Paul Kedrosky’s research had pointed out, it takes a VC to invest $50 million and be in the industry for seven years to make a good VC. Since the last 4 years, I have been working in a real estate private equity fund. I have been involved in deals worth more than USD 100 millions and although I have not completed 7 years in the investments business, I would like to believe that I am nearly there in becoming a good investor.
Here are my key learnings of the last few years:
Understanding the business: This sounds so obvious and simple and yet is the most difficult part to achieve. Often it does not require very sharp intellect but rigour, perseverance and patience of a good learner. The best guide in understanding the business is not research reports but by actually experiencing the business. The best real estate fund managers have been developers, some of the finest VC investors have been technology entrepreneurs themselves. The rationale is obvious; people who have been there and done that know the nuances of the business better than others and hence can evaluate a deal much more easily. If you do not have the business experience it is a good idea to actually ‘work’ in such a company before hand. So you can work at a developer’s office, a solar power generating company, a bio gas plant etc for 10-15 days to get a first hand knowledge of the challenges faced in such businesses (before evaluating real estate or a clean energy deal). This is difficult to achieve, but if possible, is one of the best ways to evaluate a deal.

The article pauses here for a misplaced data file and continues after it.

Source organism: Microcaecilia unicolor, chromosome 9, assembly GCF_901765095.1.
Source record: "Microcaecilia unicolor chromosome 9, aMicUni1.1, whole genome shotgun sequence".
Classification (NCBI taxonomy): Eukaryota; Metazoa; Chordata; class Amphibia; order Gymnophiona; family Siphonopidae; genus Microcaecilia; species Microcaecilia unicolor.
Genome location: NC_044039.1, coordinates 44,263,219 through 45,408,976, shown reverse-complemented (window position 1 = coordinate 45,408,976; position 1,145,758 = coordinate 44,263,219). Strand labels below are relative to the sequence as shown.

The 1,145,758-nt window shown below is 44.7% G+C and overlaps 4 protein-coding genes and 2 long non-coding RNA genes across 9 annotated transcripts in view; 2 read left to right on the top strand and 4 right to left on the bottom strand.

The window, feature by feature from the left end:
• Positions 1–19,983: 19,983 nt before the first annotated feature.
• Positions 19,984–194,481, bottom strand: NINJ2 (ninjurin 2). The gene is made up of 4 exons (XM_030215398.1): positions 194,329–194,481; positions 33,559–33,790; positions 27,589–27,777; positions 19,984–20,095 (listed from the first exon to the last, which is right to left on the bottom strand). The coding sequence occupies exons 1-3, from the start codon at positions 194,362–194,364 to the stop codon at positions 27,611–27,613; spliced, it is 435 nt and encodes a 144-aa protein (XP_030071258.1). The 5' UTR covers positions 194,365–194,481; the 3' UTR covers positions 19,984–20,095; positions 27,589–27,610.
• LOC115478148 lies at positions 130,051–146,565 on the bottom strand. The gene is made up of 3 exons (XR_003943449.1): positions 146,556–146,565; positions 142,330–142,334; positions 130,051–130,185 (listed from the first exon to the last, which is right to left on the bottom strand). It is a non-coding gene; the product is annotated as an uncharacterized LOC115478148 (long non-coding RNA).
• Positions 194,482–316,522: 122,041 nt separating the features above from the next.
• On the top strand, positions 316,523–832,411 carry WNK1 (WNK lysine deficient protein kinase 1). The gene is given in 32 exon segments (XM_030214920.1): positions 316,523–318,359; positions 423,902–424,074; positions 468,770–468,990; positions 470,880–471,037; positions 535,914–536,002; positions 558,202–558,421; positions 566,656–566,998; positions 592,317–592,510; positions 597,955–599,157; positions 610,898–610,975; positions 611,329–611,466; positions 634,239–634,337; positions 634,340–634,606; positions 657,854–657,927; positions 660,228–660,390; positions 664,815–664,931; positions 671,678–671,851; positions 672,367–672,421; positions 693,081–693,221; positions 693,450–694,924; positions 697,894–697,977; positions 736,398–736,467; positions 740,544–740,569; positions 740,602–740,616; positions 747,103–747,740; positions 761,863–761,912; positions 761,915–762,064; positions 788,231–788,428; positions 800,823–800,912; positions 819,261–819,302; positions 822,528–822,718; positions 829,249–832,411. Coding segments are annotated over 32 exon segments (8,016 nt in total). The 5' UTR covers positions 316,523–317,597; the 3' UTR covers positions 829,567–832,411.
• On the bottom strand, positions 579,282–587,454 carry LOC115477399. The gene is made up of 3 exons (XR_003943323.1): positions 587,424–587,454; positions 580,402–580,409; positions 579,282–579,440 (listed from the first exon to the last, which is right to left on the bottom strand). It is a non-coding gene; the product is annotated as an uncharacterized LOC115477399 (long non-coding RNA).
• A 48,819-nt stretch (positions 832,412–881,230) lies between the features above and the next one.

Understanding the business model of the customers of the business in which you are investing: Following are some of the basic questions that should be asked:
- Can they afford the product that your company is making?
- What choices do they have?
- How easy/difficult is it for them to substitute your company?
- What is the dependency on your company and the overall industry?
Conversations with industry experts are often an easy and quick way to have insights. This also gives an idea about the competitive scenario prevailing in the market and the kind of challenges your investee company could face. For example, if investors had the patience of studying the financial statements of retailers in 2005, 2006, 2007, it would have clearly shown the huge losses and the big problems that the retailers were facing. One need not wait for a Lehman crisis to understand the troubles of investing in shopping malls.
Entrepreneur: It is a well accepted fact that the biggest factor in an investment decision is the entrepreneur himself. Everything else becomes secondary. I wont dwell too much on this; just 2 points:
- Spending time with the entrepreneur. It is very important to spend atleast 50-60 hours with the entrepreneur before putting money on him. This need not be in serious meetings in the office but could be for a drinking session or a lunch/dinner meeting with friends. The idea is to know him personally. It is surprising how much information one can get in casual settings rather than a Q & A session in the Board Room.
- Another important factor is to also know about the circle of influence of the entrepreneur. Who are the key people that he/she listens to? It is very important to touch base and connect with such people.
All said and done, at the end of the day, there is some amount of crystal ball gazing that takes place and there is no substitute for great insight. Happy Investing !